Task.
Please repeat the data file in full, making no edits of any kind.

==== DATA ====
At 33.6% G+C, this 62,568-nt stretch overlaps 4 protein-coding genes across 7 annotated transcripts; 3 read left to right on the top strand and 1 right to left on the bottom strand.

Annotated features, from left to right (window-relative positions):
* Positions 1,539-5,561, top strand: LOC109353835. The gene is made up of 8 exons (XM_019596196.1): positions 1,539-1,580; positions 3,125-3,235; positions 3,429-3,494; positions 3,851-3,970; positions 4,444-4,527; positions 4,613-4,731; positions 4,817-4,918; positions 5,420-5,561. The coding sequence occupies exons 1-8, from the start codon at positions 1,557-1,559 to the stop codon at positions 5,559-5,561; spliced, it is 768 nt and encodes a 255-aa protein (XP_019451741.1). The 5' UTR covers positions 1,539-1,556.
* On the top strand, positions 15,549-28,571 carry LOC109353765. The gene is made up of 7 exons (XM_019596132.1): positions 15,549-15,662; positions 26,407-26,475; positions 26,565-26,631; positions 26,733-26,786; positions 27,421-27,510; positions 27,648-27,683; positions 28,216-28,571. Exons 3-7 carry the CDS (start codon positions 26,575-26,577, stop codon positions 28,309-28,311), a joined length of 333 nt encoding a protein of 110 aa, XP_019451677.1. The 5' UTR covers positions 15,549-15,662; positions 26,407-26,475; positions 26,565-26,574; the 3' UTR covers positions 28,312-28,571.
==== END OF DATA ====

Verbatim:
At 33.6% G+C, this 62,568-nt stretch overlaps 4 protein-coding genes across 7 annotated transcripts; 3 read left to right on the top strand and 1 right to left on the bottom strand.

Annotated features, from left to right (window-relative positions):
* Positions 1,539-5,561, top strand: LOC109353835. The gene is made up of 8 exons (XM_019596196.1): positions 1,539-1,580; positions 3,125-3,235; positions 3,429-3,494; positions 3,851-3,970; positions 4,444-4,527; positions 4,613-4,731; positions 4,817-4,918; positions 5,420-5,561. The coding sequence occupies exons 1-8, from the start codon at positions 1,557-1,559 to the stop codon at positions 5,559-5,561; spliced, it is 768 nt and encodes a 255-aa protein (XP_019451741.1). The 5' UTR covers positions 1,539-1,556.
* On the top strand, positions 15,549-28,571 carry LOC109353765. The gene is made up of 7 exons (XM_019596132.1): positions 15,549-15,662; positions 26,407-26,475; positions 26,565-26,631; positions 26,733-26,786; positions 27,421-27,510; positions 27,648-27,683; positions 28,216-28,571. Exons 3-7 carry the CDS (start codon positions 26,575-26,577, stop codon positions 28,309-28,311), a joined length of 333 nt encoding a protein of 110 aa, XP_019451677.1. The 5' UTR covers positions 15,549-15,662; positions 26,407-26,475; positions 26,565-26,574; the 3' UTR covers positions 28,312-28,571.